It’s no secret that growing numbers of bar pros are looking to build their own brands, including launching spirits or establishing canned-cocktail empires. For those who are contemplating such a pivot, the following books have plenty of advice and wisdom to share.
For starters, a well-known U.S. bar consultant shares his tips on the art of the hustle. Next up, a spirits expert based in China reveals all about the best-selling spirits category in the world, including his journey to launch his own spirits brand. And finally, a veteran marketer who has worked with myriad spirits brands, including the top-selling cream liqueur, entertains with reminiscences about the heyday of spirits marketing in England and elsewhere around the globe, a kind of “Mad Men” for the booze set.
“Bartender as a Business: Building Agency from Craft”
Jason Littrell (Absolute Author Publishing House, $10)
Business self-help books abound, but this may be the only one to speak directly to bartenders. Career bartender and consultant Littrell walks readers through concepts such as building a brand, evaluating business opportunities and setting up the infrastructure of a brand. Overall, this is a practical guide, loaded with actionable lists of useful tools and bullet-pointed steps to take.
Excerpt: “Imagine if you would go into your customer’s face promoting your brand, convincing them why they need your services. It would freak them out and ruin the relationship you have. You can’t do that. But what you can do, and have done as a bartender, is help make decisions for people who came to you already convinced that they need your drink. … You can make them feel special, and consequently, you earn a special place in their hearts. … As a marketer, you follow similar tactics—you overdeliver.”
“Drunk in China: Baijiu and the World’s Oldest Drinking Culture”
Derek Sandhaus (Potomac Books, $30)
This thoroughly researched book focuses on China’s most famous spirit, baijiu. While Sandhaus’ own journey to learn about baijiu provides the framework (spoiler alert: he’s now a co-founder of Ming River baijiu), the core of this book dives deep into the connections between China and its most popular liquor, and the developments that have pushed the world’s best-selling spirit beyond its borders. Some of the chapters lead off with baijiu-spiked cocktail recipes for good measure.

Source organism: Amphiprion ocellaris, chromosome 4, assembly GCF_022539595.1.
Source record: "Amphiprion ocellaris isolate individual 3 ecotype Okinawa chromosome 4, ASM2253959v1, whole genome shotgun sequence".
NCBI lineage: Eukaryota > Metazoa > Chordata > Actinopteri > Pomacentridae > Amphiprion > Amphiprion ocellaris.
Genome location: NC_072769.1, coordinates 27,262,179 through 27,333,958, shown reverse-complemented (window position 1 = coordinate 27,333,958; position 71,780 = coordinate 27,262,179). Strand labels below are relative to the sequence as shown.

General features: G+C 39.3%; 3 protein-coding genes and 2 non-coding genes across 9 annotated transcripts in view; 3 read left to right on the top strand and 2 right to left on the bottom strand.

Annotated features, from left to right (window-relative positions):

Excerpt: “That afternoon, at the ballroom of a luxury hotel that smelled of fresh paint, there was a forum on baijiu’s international development. … I was the lone foreign speaker. I told the audience that I thought baijiu’s future lay overseas and the time to strike was now. I concluded my remarks with a rhetorical question: ‘Who will launch the first great international baijiu brand?’ In truth, I was hoping that it would be me. A team of like-minded outsiders and I had been secretly negotiating with one of China’s oldest and most esteemed distilleries for months. With any luck, we would launch a brand in the coming years.”
“That Sh*t Will Never Sell: A Book About Ideas by the Person Who Had Them”
David Gluckman (Prideaux Press, $30)
Penned by the co-creator of Baileys Irish cream and Coole Swan cream liqueur, this 2017 book should be required reading for anyone contemplating starting their own spirits brand or is involved in spirits PR or marketing. It’s a crash course on how spirits have been marketed, from the 1960s through the aughts, written by someone who was in the “Mad Men” trenches. Written in a tight business-magazine format, this book is full of pithy case studies and wry storytelling.
Excerpt: “We originally named the brand Prost (meaning ‘good luck’ or ‘cheers’ in German) to give it a kind of continental lager feel. We thought that a few people would be familiar with the term, and the French motor racing driver Alain Prost added further respectability to it. The Prost brand name died the death after a single comment by a young lady in a focus group. … This woman said, ‘I can’t imagine going up to a bar and asking for a bottle of Prost. It reminds me of prostitutes or prostates.’ She was absolutely right, and we knew exactly what she meant. We dumped the name immediately.”